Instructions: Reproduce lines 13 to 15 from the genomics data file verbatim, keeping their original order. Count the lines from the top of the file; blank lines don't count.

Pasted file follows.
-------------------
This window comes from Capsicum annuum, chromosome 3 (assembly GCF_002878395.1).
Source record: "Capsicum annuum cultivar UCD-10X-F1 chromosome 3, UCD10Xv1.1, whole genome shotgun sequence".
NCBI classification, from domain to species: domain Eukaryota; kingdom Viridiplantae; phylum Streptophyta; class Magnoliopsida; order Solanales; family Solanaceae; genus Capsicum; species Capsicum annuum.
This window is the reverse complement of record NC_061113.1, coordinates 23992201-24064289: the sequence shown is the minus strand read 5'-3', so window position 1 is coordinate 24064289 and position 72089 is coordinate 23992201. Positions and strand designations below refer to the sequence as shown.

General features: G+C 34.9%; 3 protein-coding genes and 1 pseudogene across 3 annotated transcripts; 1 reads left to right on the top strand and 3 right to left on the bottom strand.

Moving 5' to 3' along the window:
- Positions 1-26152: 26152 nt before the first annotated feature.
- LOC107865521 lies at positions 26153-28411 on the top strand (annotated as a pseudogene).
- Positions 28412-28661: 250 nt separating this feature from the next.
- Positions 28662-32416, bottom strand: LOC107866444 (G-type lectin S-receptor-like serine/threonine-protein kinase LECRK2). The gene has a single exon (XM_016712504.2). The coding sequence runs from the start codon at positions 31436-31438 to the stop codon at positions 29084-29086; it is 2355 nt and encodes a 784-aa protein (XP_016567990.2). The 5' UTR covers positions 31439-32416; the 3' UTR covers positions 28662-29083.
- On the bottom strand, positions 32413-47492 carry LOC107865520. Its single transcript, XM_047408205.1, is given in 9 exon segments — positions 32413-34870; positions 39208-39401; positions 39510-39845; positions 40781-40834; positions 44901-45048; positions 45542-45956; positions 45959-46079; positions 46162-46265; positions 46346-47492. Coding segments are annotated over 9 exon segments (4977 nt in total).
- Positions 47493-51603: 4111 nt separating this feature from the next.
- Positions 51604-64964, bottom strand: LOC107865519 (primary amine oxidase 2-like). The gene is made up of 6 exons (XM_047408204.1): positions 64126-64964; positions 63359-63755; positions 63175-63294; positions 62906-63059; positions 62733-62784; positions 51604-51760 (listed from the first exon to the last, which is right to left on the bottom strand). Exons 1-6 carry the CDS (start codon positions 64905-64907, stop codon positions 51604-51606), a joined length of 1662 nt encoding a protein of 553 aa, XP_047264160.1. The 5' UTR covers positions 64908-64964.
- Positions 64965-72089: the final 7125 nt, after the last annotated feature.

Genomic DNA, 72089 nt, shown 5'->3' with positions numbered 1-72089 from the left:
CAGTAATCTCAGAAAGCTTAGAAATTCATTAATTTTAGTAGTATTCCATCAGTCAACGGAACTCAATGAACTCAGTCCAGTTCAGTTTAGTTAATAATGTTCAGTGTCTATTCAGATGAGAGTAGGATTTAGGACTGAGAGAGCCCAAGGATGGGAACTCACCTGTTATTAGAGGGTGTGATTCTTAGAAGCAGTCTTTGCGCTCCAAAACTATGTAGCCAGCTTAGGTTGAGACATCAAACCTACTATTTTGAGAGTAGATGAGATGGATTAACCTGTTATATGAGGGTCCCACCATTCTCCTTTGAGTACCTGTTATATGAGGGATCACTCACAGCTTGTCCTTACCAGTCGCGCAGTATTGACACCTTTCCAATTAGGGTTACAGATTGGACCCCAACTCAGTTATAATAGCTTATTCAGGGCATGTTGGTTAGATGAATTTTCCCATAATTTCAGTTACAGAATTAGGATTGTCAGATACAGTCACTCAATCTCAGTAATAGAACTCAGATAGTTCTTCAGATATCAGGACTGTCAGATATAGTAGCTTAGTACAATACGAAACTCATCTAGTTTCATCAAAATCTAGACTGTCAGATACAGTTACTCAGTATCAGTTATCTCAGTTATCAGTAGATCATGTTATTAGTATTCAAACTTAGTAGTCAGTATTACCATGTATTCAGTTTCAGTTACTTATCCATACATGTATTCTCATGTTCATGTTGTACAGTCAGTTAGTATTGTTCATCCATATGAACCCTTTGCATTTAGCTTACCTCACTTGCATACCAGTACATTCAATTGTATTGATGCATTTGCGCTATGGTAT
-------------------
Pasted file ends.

- Positions 51604-64964, bottom strand: LOC107865519 (primary amine oxidase 2-like). The gene is made up of 6 exons (XM_047408204.1): positions 64126-64964; positions 63359-63755; positions 63175-63294; positions 62906-63059; positions 62733-62784; positions 51604-51760 (listed from the first exon to the last, which is right to left on the bottom strand). Exons 1-6 carry the CDS (start codon positions 64905-64907, stop codon positions 51604-51606), a joined length of 1662 nt encoding a protein of 553 aa, XP_047264160.1. The 5' UTR covers positions 64908-64964.
- Positions 64965-72089: the final 7125 nt, after the last annotated feature.

Genomic DNA, 72089 nt, shown 5'->3' with positions numbered 1-72089 from the left: